Three student winners
From left: Barry Nguyen, Katherine Hand and La Rissa Vasquez.

CBS Undergraduates Win Big in This Year’s Lang Prize

All three of the Science, Engineering and Math winners at this year’s Norma J. Lang Prize for Undergraduate Information Research are College of Biological Sciences students. Barry Nguyen, a biochemistry and molecular biology major, won first-place, and the second- and third-place winners, Katherine Hand and La Rissa Vasquez respectively, are neurobiology, physiology and behavior majors.

The Lang Prize is awarded by the UC Davis Library and recognizes undergraduates who make exceptional use of library resources, services and expertise — such as primary source materials and special collections, online databases and journal articles, interlibrary loan services, or consulting with a librarian.

Through their research, this year’s winners brought fresh insights to a diverse range of topics including botanical art; immune responses to COVID-19; how viruses originate; and allostasis, the process by which the body regains equilibrium during a stress response.

The library celebrated the 2021 Lang Prize winners at a virtual award ceremony on May 19, 2021.


Barry Nguyen
Barry Nguyen

Barry Nguyen

1st place in Science, Engineering & Math
Allostasis: The Fundamental Biology and Implications for Social Standing and Longevity
Term paper for HDE 117: Longevity

“I had always thought science was an independent process, but now I realize just how collaborative science can be.”
—Barry Nguyen

Project Description

Nguyen’s term paper comprehensively reviews allostasis — a biological process in which the body regains homeostasis during a stress response — and its implications for disease, longevity, and society. Utilizing Google Scholar as a search tool, Nguyen identified almost 30 sources from scientific journals in related fields such as neuroscience, aging and public health.


Katherine Hand
Katherine Hand

Katherine Hand

2nd place in Science, Engineering & Math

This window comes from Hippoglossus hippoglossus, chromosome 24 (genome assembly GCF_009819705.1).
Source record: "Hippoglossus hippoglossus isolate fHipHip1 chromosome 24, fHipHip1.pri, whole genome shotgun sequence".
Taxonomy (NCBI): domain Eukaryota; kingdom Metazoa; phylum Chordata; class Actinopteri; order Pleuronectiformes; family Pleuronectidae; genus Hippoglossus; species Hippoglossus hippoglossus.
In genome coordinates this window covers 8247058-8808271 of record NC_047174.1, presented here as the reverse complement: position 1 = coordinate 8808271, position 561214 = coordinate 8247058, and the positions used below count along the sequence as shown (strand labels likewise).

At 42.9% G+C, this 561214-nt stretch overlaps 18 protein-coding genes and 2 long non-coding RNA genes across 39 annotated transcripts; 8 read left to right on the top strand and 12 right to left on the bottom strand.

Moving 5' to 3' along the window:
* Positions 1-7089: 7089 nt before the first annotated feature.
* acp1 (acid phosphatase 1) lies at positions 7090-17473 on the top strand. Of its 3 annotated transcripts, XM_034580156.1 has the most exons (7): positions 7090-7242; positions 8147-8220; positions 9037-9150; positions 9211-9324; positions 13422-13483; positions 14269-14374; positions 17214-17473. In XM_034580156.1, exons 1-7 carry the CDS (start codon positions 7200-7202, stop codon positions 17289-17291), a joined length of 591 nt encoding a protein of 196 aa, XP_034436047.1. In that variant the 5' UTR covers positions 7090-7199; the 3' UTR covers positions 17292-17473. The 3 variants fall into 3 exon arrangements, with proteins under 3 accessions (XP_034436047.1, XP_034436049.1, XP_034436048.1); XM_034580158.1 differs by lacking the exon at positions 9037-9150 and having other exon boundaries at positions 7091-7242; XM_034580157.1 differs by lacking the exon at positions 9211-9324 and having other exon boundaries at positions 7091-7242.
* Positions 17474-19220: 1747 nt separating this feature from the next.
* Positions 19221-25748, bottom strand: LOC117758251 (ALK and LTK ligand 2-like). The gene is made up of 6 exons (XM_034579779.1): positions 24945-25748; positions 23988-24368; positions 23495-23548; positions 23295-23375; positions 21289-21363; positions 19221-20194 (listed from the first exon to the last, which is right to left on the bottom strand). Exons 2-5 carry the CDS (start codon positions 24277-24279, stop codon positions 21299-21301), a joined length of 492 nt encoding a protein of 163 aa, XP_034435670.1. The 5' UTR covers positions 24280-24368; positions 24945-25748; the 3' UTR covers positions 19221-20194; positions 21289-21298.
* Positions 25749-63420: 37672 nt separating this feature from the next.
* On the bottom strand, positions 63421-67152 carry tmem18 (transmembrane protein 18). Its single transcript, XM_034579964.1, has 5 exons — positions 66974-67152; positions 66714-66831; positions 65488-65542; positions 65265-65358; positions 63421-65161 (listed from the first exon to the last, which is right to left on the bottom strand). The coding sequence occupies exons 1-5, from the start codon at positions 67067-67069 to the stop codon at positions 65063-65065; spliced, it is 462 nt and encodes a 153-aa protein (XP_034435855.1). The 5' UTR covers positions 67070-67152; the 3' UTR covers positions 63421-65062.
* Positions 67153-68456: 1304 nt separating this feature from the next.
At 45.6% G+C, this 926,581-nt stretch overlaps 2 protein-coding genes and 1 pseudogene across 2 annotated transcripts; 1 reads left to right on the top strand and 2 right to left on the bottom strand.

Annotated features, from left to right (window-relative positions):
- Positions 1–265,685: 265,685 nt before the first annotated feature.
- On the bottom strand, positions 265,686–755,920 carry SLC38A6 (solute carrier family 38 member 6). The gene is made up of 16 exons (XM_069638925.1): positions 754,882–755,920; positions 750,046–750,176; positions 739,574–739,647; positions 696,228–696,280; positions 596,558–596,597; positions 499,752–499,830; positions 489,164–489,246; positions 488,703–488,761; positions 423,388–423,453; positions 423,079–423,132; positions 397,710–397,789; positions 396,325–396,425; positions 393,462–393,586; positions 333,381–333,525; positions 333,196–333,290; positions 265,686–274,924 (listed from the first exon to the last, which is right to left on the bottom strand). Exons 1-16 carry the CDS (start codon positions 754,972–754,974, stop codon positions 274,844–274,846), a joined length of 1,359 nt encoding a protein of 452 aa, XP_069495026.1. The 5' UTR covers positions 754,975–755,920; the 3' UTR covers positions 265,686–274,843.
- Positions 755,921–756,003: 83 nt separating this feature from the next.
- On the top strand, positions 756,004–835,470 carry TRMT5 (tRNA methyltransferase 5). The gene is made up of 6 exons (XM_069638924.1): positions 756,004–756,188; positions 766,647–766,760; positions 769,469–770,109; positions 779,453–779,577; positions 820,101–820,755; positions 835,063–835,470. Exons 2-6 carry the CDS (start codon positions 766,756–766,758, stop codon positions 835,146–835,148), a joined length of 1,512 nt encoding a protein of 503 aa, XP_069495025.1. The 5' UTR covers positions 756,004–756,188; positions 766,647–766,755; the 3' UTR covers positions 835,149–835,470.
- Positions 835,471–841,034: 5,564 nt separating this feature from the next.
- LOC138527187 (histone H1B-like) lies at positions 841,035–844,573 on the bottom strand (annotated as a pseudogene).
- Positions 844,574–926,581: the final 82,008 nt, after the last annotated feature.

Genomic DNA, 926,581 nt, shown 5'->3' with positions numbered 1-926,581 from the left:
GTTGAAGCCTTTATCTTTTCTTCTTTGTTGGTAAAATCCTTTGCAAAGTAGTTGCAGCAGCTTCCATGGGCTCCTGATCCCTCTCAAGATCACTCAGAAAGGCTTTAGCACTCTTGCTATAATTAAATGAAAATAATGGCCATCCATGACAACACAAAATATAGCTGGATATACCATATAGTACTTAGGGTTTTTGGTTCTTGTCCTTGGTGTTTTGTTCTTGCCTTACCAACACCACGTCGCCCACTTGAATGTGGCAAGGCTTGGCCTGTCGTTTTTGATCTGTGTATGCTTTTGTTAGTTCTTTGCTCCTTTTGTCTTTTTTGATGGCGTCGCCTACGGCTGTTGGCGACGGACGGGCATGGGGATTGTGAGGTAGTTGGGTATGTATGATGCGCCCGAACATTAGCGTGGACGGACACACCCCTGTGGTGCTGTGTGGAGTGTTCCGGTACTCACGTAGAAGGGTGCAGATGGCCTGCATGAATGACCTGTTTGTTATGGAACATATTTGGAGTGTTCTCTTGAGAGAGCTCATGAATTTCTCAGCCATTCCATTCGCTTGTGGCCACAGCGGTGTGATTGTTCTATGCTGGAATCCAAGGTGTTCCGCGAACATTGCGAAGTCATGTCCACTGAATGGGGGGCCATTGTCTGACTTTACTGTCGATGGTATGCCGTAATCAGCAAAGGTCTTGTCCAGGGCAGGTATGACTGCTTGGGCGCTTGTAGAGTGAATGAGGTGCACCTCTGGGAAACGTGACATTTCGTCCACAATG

The Secret Life of Bacteriophages: How Did They Originate?
Research paper for UWP 101: Advanced Composition

“Many of the studies I read…mentioned the limits of their findings due to a lack of understanding about the biology of viruses. I hope that one day my claims can be investigated and tested, and encourage others to continue uncovering more mysteries about viruses.”
—Katherine Hand

Project Description

Inspired to study viruses by a talk on COVID-19, Hand presents her own hypothesis on the origin of bacteriophages, viruses that infect and replicate within bacteria. With the guidance of the UC Davis Library’s Student Services librarians, Hand learned to navigate library databases like BIOSIS and Web of Science and make effective use of taxonomic restrictions, taxa notes, concept codes, and keywords to narrow her searches and find relevant sources in the peer-reviewed literature.


La Rissa Vasquez
La Rissa Vasquez

La Rissa Vasquez

3rd place in Science, Engineering & Math
Surviving COVID-19: Variables of Immune Response
Term paper for HDE 117: Longevity

“Rather than rely on appeals to authority, misinformation, or consensus-formed opinions about COVID, I felt empowered to research the virus so that I could be in control of what I understood. Sharing that information with others is the purpose of this review.”
—La Rissa Vasquez

Project Description

Vasquez’s paper gives an in-depth synopsis of Severe Acute Respiratory Syndrome Coronavirus 2 (SARS-CoV-2), focusing on its innate and adaptive immune responses. Vasquez’s work pulls from a diverse range of sources, including autopsy reports, data from the Centers for Disease Control and Prevention, and peer-reviewed journals.


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